FIG. 8 illustrates the steps of extracting information from hyperspectral images generated from co-registered tissue slices stained with different biomarkers. In step 1, multiple adjacent tissue slices 45 are stained with different biomarkers, for example, M slices. In step 2, digital images of the M slices are co-registered. For example, the digital images are digital pathology slides. In step 3, the digital image of each of the slices is analyzed using an object-based network 46. In step 4, each slice is divided into N tiles. Each of the N tiles is processed separately. A feature vector is generated for each of the N tiles. In step 5, information from co-registered tiles is correlated with each other. Due to co-registration, each tile of one slice is linked to comparable tiles of differently stained slices. After collecting the data from all slices, the resulting data is formatted as a new multispectral image 47 in step 6. Each tile and its corresponding feature vector is associated with a pixel of the multispectral image. The tile becomes a pixel, and the corresponding feature vectors (concatenated from all stains) are layers of information linked to the pixel. Thus, the new multispectral image is structured as an object-based network such as network 43 of FIG. 6. Further image analysis is performed on new image 47.
 FIG. 9 illustrates a more detailed embodiment for extracting information from hyperspectral images generated from co-registered tissue slices stained with different biomarkers. In a first step 48, a tissue sample is obtained from a patient. In steps 49-50, the tissue sample is sectioned and transferred to glass slides. A section identifier (SID) is associated with each section (slice). Several slices are taken in consecutive order, and that order is stored with the section SID. In steps 51-52, the tissue on each glass slide is processed with a predefined protocol and method. For example, the first slice is stained with a first biomarker in step 51, and the second slice is stained with a different biomarker in step 52. Common staining methods used in histology are H&E staining, immunohistochemistry (IHC) and immunofluorescence (IF). In steps 53-54, each slice is digitized using a digital microscope or a tissue slide scanner, and the resulting digital image is stored in a database.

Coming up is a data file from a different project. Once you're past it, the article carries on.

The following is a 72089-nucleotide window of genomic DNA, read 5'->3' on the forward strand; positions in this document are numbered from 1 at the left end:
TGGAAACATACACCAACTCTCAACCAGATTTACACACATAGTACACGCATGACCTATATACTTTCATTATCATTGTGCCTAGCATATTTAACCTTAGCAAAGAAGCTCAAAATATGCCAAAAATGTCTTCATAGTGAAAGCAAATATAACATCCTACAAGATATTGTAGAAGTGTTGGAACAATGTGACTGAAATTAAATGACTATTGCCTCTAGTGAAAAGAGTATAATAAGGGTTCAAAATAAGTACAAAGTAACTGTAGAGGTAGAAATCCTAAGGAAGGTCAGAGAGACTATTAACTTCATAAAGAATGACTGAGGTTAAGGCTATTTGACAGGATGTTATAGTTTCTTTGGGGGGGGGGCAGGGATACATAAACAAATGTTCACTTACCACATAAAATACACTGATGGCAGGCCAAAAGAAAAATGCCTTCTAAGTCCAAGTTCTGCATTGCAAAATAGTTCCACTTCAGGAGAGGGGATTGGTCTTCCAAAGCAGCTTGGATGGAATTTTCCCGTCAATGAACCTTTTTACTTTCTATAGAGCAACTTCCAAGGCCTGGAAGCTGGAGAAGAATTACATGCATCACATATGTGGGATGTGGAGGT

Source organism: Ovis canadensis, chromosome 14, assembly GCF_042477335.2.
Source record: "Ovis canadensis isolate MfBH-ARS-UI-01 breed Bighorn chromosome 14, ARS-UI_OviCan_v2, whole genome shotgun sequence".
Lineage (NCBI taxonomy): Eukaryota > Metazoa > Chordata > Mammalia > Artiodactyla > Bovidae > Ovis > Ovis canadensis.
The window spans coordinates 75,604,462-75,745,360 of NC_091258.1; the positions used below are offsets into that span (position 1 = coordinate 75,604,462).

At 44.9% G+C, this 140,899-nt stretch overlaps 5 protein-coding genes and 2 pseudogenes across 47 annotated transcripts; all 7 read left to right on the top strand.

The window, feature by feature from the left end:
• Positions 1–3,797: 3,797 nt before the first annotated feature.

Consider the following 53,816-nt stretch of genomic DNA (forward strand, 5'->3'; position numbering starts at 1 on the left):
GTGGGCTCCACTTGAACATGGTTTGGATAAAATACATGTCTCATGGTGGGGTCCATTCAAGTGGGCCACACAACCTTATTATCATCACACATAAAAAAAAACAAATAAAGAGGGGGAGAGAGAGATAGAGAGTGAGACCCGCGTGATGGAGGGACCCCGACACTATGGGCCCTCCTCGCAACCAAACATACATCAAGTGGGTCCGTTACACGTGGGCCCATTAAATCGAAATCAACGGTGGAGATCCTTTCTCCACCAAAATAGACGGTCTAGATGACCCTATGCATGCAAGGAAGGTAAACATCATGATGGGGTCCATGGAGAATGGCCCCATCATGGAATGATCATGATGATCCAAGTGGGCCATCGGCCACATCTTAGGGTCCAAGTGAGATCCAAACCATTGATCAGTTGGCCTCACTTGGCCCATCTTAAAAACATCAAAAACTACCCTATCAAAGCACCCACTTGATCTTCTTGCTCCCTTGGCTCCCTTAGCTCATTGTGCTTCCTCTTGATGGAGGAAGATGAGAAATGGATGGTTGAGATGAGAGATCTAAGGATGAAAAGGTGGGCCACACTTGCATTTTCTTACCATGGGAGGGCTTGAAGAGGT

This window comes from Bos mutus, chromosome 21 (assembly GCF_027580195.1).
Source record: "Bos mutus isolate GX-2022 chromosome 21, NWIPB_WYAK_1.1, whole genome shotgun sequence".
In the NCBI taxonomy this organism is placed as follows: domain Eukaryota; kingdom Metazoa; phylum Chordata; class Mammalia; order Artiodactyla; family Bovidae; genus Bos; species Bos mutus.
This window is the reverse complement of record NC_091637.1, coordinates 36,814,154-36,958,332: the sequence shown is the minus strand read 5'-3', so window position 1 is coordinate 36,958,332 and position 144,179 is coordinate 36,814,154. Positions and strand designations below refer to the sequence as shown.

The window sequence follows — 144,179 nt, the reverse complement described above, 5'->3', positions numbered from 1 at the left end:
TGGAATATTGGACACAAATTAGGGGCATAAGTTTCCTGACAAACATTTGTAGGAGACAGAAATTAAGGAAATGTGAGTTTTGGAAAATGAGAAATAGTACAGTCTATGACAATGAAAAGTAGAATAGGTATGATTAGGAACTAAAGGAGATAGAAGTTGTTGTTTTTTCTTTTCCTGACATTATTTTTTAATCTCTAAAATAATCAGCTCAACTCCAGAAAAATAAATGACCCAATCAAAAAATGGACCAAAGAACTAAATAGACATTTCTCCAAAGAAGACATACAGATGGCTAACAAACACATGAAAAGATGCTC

In steps 55-56, the CNT software uses image analysis algorithms to processes the image of each slide (slice). The algorithm depends on the type of staining applied to the slice of tissue. The algorithm detects large, medium, small and fine scale image objects in each image. The objects are defined as elements of a hierarchical object-oriented network. In steps 57-58, values are generated using the objects of the network. For example, one value is obtained from cell objects and corresponds to the number of mitotic objects in a defined area of an H&E stained tissue slice. Another value corresponds to the Allred score measured on an immunohistochemically stained tissue slice. In steps 59-60, the image of each slice is divided into tiles. A set of statistical image object features is calculated for each tile. The image object features are linked as a feature vector to the corresponding tile.
 In step 61, a downscaled image is generated using the tiles of the images of the slices. Corresponding tiles of adjacent slice images are co-registered. Each tile becomes a pixel of the new downscaled hyperspectral image. The multiple co-registered tiles of the various slices make up multiple image channels of the downscaled hyperspectral image. The value of a pixel in a single image channel corresponds to the feature value of one of the associated tiles. The name of the image channel is associated with the name of the extracted feature.